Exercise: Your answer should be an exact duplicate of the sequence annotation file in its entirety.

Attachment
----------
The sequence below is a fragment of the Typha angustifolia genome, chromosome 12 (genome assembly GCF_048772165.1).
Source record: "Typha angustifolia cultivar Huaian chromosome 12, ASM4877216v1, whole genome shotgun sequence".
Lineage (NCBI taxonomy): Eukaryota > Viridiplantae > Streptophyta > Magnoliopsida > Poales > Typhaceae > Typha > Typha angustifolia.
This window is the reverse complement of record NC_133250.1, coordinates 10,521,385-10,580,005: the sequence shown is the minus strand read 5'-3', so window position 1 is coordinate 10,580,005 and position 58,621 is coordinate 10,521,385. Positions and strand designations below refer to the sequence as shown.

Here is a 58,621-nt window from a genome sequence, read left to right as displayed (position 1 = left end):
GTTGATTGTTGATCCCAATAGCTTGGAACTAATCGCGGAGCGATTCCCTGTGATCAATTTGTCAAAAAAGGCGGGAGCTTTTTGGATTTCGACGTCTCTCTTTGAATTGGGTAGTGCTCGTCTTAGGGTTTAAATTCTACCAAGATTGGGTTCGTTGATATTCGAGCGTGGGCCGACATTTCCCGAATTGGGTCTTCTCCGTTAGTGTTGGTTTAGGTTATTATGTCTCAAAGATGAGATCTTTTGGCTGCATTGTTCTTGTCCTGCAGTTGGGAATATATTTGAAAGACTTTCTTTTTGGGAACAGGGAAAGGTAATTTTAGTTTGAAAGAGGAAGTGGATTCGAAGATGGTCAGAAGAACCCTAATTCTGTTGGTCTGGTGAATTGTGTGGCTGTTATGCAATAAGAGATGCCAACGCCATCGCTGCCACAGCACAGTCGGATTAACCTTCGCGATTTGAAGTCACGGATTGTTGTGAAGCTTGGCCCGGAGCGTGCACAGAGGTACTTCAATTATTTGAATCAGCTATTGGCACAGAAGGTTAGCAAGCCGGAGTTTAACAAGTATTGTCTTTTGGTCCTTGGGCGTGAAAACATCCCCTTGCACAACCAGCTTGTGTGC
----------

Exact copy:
The sequence below is a fragment of the Typha angustifolia genome, chromosome 12 (genome assembly GCF_048772165.1).
Source record: "Typha angustifolia cultivar Huaian chromosome 12, ASM4877216v1, whole genome shotgun sequence".
Lineage (NCBI taxonomy): Eukaryota > Viridiplantae > Streptophyta > Magnoliopsida > Poales > Typhaceae > Typha > Typha angustifolia.
This window is the reverse complement of record NC_133250.1, coordinates 10,521,385-10,580,005: the sequence shown is the minus strand read 5'-3', so window position 1 is coordinate 10,580,005 and position 58,621 is coordinate 10,521,385. Positions and strand designations below refer to the sequence as shown.

Here is a 58,621-nt window from a genome sequence, read left to right as displayed (position 1 = left end):
GTTGATTGTTGATCCCAATAGCTTGGAACTAATCGCGGAGCGATTCCCTGTGATCAATTTGTCAAAAAAGGCGGGAGCTTTTTGGATTTCGACGTCTCTCTTTGAATTGGGTAGTGCTCGTCTTAGGGTTTAAATTCTACCAAGATTGGGTTCGTTGATATTCGAGCGTGGGCCGACATTTCCCGAATTGGGTCTTCTCCGTTAGTGTTGGTTTAGGTTATTATGTCTCAAAGATGAGATCTTTTGGCTGCATTGTTCTTGTCCTGCAGTTGGGAATATATTTGAAAGACTTTCTTTTTGGGAACAGGGAAAGGTAATTTTAGTTTGAAAGAGGAAGTGGATTCGAAGATGGTCAGAAGAACCCTAATTCTGTTGGTCTGGTGAATTGTGTGGCTGTTATGCAATAAGAGATGCCAACGCCATCGCTGCCACAGCACAGTCGGATTAACCTTCGCGATTTGAAGTCACGGATTGTTGTGAAGCTTGGCCCGGAGCGTGCACAGAGGTACTTCAATTATTTGAATCAGCTATTGGCACAGAAGGTTAGCAAGCCGGAGTTTAACAAGTATTGTCTTTTGGTCCTTGGGCGTGAAAACATCCCCTTGCACAACCAGCTTGTGTGC